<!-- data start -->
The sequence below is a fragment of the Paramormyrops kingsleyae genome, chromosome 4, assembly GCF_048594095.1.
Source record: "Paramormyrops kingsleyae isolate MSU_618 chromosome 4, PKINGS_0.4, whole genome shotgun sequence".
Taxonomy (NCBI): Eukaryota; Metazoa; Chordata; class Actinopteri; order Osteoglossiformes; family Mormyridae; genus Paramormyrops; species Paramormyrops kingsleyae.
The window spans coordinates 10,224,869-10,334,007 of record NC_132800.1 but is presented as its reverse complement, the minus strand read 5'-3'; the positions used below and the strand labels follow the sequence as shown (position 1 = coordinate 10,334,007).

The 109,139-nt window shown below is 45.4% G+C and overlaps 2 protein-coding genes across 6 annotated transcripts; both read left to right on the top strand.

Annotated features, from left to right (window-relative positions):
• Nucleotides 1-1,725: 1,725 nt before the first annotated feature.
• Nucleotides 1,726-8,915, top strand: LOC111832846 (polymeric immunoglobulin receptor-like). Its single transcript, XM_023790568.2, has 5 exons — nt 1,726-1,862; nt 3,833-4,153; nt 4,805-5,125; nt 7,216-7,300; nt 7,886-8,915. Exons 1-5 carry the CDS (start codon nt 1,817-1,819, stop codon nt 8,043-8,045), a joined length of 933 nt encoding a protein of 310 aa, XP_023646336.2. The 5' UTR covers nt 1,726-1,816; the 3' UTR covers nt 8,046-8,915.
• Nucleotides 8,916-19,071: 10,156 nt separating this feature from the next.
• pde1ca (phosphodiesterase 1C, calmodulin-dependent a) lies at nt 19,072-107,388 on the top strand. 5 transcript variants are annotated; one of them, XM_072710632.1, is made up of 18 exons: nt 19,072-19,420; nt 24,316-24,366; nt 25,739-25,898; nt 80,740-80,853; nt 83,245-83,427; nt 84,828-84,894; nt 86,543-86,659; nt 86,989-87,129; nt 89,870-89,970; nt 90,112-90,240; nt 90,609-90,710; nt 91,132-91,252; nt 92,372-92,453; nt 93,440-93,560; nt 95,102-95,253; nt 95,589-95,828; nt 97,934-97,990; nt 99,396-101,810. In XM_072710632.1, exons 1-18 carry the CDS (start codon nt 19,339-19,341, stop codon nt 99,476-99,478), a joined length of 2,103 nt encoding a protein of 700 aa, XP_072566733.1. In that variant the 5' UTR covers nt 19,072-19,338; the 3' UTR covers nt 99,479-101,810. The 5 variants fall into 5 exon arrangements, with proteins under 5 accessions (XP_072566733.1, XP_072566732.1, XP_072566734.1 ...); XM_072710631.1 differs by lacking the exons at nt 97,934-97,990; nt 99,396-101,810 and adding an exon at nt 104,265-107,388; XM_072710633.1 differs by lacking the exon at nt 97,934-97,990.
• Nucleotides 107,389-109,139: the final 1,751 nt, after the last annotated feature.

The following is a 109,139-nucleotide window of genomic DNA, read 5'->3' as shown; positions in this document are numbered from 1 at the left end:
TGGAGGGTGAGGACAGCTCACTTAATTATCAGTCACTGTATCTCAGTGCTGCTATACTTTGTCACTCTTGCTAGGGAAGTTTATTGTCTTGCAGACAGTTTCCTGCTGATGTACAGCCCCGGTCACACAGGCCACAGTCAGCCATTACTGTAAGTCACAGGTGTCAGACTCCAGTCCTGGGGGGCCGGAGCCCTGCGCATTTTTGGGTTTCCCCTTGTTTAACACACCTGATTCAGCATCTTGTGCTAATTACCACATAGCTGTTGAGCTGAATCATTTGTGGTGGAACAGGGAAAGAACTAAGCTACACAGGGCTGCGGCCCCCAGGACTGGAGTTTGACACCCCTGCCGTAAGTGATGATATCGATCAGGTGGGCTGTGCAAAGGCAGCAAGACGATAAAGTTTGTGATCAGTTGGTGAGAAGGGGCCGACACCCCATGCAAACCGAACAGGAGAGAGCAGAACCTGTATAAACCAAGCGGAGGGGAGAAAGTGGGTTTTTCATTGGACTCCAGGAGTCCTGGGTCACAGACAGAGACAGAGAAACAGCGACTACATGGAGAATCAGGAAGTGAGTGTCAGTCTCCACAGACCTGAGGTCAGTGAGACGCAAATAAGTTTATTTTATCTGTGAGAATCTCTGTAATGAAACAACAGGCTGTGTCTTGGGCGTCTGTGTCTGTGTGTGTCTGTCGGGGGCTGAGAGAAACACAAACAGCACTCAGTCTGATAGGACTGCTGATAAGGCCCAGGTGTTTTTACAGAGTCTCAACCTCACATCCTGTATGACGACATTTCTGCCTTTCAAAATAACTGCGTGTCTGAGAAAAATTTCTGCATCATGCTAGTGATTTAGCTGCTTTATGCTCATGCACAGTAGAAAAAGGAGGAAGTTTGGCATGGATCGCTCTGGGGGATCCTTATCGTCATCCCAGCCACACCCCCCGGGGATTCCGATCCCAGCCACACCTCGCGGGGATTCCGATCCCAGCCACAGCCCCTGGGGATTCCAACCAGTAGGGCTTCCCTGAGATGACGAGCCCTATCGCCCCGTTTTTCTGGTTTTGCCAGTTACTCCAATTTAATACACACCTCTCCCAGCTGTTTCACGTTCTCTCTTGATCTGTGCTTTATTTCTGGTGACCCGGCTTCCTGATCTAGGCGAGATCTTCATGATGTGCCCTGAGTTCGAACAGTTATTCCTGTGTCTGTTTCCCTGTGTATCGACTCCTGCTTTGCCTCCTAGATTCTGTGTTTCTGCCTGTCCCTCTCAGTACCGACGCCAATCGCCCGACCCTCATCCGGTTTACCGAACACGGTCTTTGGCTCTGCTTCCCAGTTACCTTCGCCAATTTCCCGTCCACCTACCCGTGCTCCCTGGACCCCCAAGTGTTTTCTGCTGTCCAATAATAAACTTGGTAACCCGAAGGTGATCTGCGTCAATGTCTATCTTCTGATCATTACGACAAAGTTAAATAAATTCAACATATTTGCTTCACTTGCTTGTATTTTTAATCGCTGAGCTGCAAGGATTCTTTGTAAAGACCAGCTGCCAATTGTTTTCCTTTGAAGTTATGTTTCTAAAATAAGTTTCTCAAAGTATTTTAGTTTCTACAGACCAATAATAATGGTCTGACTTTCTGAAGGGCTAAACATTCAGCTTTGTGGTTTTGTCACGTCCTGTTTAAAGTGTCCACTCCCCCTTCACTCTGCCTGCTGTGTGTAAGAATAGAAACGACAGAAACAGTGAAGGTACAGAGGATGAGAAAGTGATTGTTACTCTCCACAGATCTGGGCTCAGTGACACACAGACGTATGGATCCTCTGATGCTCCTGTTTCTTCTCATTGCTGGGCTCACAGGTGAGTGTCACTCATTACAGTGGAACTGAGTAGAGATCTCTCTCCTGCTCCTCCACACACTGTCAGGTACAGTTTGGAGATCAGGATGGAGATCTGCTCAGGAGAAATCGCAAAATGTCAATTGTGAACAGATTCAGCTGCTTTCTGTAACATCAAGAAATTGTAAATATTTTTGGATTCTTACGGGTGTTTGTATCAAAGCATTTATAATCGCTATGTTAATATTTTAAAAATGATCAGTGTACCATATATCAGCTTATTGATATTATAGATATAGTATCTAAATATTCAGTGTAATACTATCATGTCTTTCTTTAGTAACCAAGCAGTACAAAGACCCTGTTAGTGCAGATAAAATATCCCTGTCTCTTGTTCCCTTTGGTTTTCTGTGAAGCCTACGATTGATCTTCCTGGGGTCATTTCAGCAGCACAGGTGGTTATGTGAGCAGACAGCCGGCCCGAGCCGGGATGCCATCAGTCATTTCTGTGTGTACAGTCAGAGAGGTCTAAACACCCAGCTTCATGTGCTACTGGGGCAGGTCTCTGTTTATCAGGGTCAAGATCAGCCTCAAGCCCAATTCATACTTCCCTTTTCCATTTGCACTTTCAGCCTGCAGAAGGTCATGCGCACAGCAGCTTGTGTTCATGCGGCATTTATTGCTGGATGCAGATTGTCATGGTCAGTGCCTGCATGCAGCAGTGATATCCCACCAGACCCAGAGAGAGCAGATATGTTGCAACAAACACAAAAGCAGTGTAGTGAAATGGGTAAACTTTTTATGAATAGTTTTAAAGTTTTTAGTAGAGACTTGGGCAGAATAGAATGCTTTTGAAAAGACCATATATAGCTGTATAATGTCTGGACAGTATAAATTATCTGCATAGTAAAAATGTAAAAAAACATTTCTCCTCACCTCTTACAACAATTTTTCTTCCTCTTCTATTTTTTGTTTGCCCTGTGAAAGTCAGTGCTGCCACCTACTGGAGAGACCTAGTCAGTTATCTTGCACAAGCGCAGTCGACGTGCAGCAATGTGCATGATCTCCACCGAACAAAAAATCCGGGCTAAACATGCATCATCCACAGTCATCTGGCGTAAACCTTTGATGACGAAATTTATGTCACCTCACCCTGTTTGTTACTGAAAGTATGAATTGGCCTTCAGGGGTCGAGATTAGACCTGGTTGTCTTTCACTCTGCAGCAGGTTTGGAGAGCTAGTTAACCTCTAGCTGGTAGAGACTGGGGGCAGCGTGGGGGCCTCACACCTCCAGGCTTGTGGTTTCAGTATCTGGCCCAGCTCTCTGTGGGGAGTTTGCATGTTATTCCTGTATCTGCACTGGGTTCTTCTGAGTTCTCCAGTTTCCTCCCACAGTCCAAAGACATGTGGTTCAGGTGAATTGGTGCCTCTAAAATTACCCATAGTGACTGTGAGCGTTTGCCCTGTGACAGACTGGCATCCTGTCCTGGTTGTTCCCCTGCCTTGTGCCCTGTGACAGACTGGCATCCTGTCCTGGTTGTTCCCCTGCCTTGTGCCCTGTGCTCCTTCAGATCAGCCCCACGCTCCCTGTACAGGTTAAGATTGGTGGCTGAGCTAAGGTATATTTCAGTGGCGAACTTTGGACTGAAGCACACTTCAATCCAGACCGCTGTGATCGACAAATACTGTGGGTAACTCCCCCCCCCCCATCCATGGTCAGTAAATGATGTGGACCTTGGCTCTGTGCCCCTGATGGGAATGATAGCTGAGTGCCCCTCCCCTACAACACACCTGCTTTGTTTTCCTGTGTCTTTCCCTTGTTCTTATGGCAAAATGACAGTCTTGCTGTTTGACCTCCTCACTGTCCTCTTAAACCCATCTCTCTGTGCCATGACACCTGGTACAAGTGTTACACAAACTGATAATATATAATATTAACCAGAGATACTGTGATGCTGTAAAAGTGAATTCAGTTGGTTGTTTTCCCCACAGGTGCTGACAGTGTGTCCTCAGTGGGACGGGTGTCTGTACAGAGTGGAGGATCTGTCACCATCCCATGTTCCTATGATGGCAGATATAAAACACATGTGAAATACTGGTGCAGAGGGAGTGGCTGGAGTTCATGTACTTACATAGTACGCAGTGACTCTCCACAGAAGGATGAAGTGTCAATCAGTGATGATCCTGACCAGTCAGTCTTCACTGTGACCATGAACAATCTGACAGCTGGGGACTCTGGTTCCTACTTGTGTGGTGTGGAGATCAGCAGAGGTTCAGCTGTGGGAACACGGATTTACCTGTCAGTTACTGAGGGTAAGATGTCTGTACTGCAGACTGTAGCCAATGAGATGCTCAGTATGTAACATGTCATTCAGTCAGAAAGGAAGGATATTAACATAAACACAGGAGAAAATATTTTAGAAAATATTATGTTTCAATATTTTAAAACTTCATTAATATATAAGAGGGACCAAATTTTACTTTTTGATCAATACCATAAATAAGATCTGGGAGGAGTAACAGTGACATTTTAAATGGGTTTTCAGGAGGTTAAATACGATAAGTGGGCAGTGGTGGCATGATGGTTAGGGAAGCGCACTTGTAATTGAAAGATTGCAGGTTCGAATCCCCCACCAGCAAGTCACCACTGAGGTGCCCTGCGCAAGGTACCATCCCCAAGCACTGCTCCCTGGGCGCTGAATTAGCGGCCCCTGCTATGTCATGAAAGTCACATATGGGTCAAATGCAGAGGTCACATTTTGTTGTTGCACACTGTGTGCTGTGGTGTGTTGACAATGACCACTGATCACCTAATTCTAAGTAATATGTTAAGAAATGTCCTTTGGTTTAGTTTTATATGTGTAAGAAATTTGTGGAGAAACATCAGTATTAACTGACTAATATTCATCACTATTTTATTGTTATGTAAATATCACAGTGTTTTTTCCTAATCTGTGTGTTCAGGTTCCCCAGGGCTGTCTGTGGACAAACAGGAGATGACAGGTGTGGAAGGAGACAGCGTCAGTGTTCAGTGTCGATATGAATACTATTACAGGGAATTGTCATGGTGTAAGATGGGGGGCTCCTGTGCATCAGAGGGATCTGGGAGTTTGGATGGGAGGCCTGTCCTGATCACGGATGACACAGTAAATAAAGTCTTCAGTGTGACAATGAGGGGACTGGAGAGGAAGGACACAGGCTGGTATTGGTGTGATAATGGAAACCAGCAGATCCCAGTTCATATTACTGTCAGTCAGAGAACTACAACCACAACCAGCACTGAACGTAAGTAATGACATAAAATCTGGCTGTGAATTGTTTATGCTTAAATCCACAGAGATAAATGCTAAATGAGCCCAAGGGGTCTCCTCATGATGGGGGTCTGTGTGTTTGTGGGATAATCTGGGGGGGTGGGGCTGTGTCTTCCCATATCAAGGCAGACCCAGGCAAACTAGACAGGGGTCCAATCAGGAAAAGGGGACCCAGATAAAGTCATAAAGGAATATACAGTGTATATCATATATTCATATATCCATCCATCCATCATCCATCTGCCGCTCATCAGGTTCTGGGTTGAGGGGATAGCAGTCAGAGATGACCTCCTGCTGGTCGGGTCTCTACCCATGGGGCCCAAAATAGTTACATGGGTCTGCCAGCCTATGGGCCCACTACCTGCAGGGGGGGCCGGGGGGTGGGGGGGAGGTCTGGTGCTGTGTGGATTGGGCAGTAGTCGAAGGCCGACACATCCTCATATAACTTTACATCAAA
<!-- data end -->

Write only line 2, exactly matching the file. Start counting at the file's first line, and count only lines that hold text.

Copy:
Source record: "Paramormyrops kingsleyae isolate MSU_618 chromosome 4, PKINGS_0.4, whole genome shotgun sequence".